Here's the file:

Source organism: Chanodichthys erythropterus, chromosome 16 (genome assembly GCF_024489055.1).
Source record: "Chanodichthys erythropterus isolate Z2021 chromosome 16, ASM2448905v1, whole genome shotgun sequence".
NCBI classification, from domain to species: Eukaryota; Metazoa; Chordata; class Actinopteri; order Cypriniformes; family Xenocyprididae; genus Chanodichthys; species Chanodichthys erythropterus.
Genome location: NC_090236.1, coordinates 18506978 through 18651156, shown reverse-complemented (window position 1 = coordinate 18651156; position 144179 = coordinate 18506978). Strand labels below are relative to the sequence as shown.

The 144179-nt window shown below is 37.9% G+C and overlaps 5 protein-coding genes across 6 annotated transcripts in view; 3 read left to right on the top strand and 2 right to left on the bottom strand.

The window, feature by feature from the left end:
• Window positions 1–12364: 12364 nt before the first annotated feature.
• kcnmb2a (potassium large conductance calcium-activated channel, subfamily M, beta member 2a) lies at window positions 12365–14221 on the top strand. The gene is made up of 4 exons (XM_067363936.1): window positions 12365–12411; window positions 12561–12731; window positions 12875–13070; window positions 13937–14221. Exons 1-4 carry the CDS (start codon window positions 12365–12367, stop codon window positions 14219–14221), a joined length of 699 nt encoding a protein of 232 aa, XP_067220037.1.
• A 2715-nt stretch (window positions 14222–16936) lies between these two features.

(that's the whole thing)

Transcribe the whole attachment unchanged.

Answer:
Source organism: Chanodichthys erythropterus, chromosome 16 (genome assembly GCF_024489055.1).
Source record: "Chanodichthys erythropterus isolate Z2021 chromosome 16, ASM2448905v1, whole genome shotgun sequence".
NCBI classification, from domain to species: Eukaryota; Metazoa; Chordata; class Actinopteri; order Cypriniformes; family Xenocyprididae; genus Chanodichthys; species Chanodichthys erythropterus.
Genome location: NC_090236.1, coordinates 18506978 through 18651156, shown reverse-complemented (window position 1 = coordinate 18651156; position 144179 = coordinate 18506978). Strand labels below are relative to the sequence as shown.

The 144179-nt window shown below is 37.9% G+C and overlaps 5 protein-coding genes across 6 annotated transcripts in view; 3 read left to right on the top strand and 2 right to left on the bottom strand.

The window, feature by feature from the left end:
• Window positions 1–12364: 12364 nt before the first annotated feature.
• kcnmb2a (potassium large conductance calcium-activated channel, subfamily M, beta member 2a) lies at window positions 12365–14221 on the top strand. The gene is made up of 4 exons (XM_067363936.1): window positions 12365–12411; window positions 12561–12731; window positions 12875–13070; window positions 13937–14221. Exons 1-4 carry the CDS (start codon window positions 12365–12367, stop codon window positions 14219–14221), a joined length of 699 nt encoding a protein of 232 aa, XP_067220037.1.
• A 2715-nt stretch (window positions 14222–16936) lies between these two features.